These example sentences are selected automatically from various online news sources to reflect current usage of the word 'grudge.' Views expressed in the examples do not represent the opinion of Merriam-Webster or its editors. Send us feedback.

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First Known Use of grudge

Verb

14th century, in the meaning defined above

Noun

15th century, in the meaning defined above

History and Etymology for grudge

Verb

Middle English grucchen, grudgen to grumble, complain, from Anglo-French grucer, grucher, of Germanic origin; akin to Middle High German grogezen to howl

Noun

derivative of grudge entry 1

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Time Traveler for grudge

Time Traveler

The first known use of grudge was in the 14th century

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Dictionary Entries Near grudge

grubworm

grudge

grudgeful

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Statistics for grudge

Cite this Entry

“Grudge.” Merriam-Webster.com Dictionary, Merriam-Webster, https://www.merriam-webster.com/dictionary/grudge. Accessed 4 Dec. 2021.

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More Definitions for grudge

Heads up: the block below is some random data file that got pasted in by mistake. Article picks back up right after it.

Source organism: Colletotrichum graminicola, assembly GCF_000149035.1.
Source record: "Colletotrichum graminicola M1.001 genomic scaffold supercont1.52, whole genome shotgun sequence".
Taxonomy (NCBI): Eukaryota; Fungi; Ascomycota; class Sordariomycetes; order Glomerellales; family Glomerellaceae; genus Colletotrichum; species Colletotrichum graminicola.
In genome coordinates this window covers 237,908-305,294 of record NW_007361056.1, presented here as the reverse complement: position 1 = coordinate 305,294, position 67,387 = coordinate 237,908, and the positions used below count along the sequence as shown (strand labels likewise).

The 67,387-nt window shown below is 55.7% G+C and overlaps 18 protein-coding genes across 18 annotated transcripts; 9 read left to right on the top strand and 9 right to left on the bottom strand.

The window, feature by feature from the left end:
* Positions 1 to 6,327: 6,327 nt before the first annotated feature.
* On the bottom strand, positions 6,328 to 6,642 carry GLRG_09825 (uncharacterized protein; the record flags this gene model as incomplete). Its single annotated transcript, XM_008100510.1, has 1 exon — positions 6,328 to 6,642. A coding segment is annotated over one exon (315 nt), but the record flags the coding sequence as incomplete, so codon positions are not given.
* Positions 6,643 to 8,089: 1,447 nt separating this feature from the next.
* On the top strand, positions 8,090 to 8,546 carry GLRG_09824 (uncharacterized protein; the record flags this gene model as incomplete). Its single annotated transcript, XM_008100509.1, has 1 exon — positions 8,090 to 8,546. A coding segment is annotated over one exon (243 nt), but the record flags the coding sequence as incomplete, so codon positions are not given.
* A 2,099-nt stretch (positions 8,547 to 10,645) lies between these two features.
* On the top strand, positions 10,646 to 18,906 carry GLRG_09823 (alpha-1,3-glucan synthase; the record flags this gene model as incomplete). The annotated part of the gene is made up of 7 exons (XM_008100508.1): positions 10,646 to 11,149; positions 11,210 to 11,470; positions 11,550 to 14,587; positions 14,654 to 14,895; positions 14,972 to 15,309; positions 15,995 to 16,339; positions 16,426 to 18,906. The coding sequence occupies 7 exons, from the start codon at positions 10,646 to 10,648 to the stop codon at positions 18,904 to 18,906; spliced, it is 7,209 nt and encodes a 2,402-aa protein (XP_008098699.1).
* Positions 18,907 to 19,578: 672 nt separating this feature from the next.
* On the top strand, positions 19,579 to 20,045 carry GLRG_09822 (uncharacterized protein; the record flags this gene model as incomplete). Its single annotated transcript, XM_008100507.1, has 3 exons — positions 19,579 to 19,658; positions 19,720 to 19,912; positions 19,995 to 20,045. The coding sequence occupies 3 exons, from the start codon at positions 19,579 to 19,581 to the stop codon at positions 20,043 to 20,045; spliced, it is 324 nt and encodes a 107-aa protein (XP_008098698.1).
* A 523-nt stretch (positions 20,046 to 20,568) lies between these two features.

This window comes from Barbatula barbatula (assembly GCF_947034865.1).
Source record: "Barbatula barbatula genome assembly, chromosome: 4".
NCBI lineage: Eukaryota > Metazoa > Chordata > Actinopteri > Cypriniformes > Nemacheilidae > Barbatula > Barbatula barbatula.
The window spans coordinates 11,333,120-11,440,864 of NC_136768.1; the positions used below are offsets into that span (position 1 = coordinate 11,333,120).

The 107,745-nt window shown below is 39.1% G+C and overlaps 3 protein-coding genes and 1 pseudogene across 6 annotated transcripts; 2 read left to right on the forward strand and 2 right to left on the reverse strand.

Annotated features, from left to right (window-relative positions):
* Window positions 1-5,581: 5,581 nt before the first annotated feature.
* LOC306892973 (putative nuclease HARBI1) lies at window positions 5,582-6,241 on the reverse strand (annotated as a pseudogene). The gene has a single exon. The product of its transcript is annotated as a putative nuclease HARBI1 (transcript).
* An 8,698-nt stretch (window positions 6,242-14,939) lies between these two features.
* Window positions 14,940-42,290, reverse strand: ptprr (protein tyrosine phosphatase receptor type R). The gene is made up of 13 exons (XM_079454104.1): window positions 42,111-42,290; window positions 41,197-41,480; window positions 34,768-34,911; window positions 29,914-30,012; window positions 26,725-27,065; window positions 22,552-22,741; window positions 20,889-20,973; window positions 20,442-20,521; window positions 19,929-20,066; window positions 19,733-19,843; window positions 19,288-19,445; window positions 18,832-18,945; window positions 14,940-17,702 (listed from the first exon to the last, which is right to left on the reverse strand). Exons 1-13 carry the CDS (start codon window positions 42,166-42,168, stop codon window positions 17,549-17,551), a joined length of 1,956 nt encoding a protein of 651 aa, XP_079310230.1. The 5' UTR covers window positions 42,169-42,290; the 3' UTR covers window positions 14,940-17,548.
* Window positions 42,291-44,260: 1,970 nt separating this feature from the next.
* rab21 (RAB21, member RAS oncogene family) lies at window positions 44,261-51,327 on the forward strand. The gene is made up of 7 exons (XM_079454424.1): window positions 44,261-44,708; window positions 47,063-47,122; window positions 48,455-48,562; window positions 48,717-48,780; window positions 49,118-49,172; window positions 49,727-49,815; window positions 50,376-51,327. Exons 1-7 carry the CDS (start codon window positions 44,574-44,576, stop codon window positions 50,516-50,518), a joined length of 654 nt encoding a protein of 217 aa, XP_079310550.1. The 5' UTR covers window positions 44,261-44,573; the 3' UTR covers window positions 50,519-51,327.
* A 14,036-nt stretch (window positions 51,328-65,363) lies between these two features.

grudge

verb

English Language Learners Definition of grudge

 (Entry 1 of 2)

: to give, do, or allow (something) in a reluctant or unwilling way : begrudge
: to dislike or feel angry toward (someone) for something

grudge

noun

English Language Learners Definition of grudge (Entry 2 of 2)

: a strong feeling of anger toward someone that lasts for a long time

grudge

verb
\ ˈgrəj How to pronounce grudge (audio) \
grudged; grudging

Kids Definition of grudge

 (Entry 1 of 2)

grudge

noun

Kids Definition of grudge (Entry 2 of 2)

: a feeling of anger or dislike towards someone usually that lasts a long time She's held a grudge against me since kindergarten. …Lester welcomed us kids back onto his bus without a grudge— Ingrid Law, Savvy

More from Merriam-Webster on grudge

Nglish: Translation of grudge for Spanish Speakers

Britannica English: Translation of grudge for Arabic Speakers